Stories from Steve: The HD1 device
In 2005, I was working with my brother Matt. We had incorporated Surface Productions Limited, had a number of clients, and were going to work every day in a building that was shared with an insurance company, a property management company, and some ladies who worked for some government department.
I came back from a long film shoot at Otago University, videoing important people in suits saying important stuff. There were two camera operators on site that day and I distinctly recall having just under six hours of film footage.
When I got in the door, I sat my brother down in the meeting room immediately and proceeded to explain to him how a device that was much like an iPod could be used to plug into the DV port of any film camera, which could then seamlessly capture the video onto a hard drive – ready for immediate editing and without needing DV tapes.
I drew him a diagram and then, the next day wrote a business plan on the concept – calling it the ‘HD1 Device’, and began finding out whether it would work or not. The idea could be demonstrated through our laptops, and it seemed to have a reasonable market.
We invited the CEO of the local business incubator in for a demonstration and to review our business plan. He responded by saying, “This is only a $4,000,000 idea. You need to think bigger. I am not interested.”, and we replied by saying, “That is what we need, to get our business rolling; a few million dollars.”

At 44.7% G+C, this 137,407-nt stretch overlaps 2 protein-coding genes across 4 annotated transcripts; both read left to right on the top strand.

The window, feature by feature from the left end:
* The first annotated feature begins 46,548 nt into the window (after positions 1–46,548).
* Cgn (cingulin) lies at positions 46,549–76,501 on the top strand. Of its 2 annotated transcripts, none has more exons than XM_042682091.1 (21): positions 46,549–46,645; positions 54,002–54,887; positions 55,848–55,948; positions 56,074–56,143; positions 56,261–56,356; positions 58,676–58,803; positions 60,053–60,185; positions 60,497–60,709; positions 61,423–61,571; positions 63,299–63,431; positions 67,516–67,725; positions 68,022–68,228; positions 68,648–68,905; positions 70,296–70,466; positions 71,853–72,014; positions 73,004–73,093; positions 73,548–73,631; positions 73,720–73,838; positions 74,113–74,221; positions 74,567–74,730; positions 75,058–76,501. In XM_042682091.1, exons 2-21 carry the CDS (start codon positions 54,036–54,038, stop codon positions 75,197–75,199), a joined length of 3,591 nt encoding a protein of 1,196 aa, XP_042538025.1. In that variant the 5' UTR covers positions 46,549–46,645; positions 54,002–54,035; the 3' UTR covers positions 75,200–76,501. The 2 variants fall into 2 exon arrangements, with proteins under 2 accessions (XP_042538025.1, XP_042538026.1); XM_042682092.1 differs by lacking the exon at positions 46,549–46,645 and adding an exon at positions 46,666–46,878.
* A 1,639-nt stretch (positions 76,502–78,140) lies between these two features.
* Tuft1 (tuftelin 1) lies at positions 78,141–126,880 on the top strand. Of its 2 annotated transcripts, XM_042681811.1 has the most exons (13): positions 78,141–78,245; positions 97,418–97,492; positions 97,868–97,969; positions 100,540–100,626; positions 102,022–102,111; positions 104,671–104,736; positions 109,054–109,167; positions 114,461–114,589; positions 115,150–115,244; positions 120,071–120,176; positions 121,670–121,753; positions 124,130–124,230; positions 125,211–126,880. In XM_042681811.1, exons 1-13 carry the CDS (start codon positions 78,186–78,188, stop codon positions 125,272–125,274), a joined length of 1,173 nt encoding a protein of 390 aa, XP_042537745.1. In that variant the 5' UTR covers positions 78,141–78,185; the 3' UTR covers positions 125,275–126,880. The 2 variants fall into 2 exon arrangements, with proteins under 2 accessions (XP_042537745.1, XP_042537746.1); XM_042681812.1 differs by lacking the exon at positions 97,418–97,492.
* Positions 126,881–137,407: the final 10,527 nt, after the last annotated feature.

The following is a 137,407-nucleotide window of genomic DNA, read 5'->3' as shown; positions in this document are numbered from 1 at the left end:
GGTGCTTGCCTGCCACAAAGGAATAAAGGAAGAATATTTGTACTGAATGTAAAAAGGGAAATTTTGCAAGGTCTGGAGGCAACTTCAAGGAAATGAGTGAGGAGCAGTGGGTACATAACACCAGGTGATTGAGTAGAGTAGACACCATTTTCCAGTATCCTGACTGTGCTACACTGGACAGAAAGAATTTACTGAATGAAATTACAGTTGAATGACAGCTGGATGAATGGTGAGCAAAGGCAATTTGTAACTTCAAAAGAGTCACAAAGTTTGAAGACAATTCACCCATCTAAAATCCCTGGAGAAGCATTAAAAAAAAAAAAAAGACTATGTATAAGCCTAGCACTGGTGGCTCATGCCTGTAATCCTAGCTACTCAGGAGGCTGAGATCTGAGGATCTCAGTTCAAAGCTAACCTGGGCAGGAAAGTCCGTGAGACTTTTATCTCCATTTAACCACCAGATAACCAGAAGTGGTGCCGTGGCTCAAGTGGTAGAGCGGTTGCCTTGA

The CEO shut us down. He said he didn’t want to hear about it again. The problem is, we believed him! We thought that he must know something, and that we needed a bigger idea. But actually, his background was in developing technological devices and we falsely assumed that he was an ideal person to involve in the project.
A few years later we discovered that the technology company that the incubator CEO had bragged about being a leader and major shareholder in did not actually appreciate him, and that he only had minor shares.
When we had asked him to help us to get shareholders and make contacts to build a prototype, what he was doing was covering up his own shame instead of acting in the best interests of the idea. We should have taken this HD1 Device business plan to somebody else and tried to make it work!
An American company actually patented a very similar device to our proposed HD1 Device concept just a few years after we did. They commercialised it, and we don’t know how much they made, but we do know that the device worked!
THE LESSON: When your intuition and experience drives you to invent something that solves a major problem in a niche market, take it to several people, and walk in boldness. Follow through and give it a shot!